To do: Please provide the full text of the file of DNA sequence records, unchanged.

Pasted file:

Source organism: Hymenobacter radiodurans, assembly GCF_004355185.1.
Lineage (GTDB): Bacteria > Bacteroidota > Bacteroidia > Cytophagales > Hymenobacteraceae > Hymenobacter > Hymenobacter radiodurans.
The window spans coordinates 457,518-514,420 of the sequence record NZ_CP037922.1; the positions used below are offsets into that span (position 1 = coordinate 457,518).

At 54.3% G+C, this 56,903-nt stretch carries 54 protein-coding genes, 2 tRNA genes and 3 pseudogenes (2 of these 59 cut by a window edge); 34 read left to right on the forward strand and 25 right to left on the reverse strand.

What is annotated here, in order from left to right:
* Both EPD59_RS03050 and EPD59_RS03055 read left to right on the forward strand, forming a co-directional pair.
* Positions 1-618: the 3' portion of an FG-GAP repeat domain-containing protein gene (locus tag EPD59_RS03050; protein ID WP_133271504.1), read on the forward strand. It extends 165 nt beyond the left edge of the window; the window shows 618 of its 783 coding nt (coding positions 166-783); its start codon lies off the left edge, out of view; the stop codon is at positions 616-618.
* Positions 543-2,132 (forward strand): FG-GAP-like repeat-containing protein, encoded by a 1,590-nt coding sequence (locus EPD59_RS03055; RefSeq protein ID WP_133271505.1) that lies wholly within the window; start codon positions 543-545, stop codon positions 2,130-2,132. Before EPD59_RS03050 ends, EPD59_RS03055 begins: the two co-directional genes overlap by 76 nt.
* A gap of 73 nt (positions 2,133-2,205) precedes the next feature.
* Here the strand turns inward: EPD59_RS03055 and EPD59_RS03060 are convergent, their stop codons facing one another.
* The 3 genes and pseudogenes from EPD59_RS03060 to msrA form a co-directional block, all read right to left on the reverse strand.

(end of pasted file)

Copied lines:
Source organism: Hymenobacter radiodurans, assembly GCF_004355185.1.
Lineage (GTDB): Bacteria > Bacteroidota > Bacteroidia > Cytophagales > Hymenobacteraceae > Hymenobacter > Hymenobacter radiodurans.
The window spans coordinates 457,518-514,420 of the sequence record NZ_CP037922.1; the positions used below are offsets into that span (position 1 = coordinate 457,518).

At 54.3% G+C, this 56,903-nt stretch carries 54 protein-coding genes, 2 tRNA genes and 3 pseudogenes (2 of these 59 cut by a window edge); 34 read left to right on the forward strand and 25 right to left on the reverse strand.

What is annotated here, in order from left to right:
* Both EPD59_RS03050 and EPD59_RS03055 read left to right on the forward strand, forming a co-directional pair.
* Positions 1-618: the 3' portion of an FG-GAP repeat domain-containing protein gene (locus tag EPD59_RS03050; protein ID WP_133271504.1), read on the forward strand. It extends 165 nt beyond the left edge of the window; the window shows 618 of its 783 coding nt (coding positions 166-783); its start codon lies off the left edge, out of view; the stop codon is at positions 616-618.
* Positions 543-2,132 (forward strand): FG-GAP-like repeat-containing protein, encoded by a 1,590-nt coding sequence (locus EPD59_RS03055; RefSeq protein ID WP_133271505.1) that lies wholly within the window; start codon positions 543-545, stop codon positions 2,130-2,132. Before EPD59_RS03050 ends, EPD59_RS03055 begins: the two co-directional genes overlap by 76 nt.
* A gap of 73 nt (positions 2,133-2,205) precedes the next feature.
* Here the strand turns inward: EPD59_RS03055 and EPD59_RS03060 are convergent, their stop codons facing one another.
* The 3 genes and pseudogenes from EPD59_RS03060 to msrA form a co-directional block, all read right to left on the reverse strand.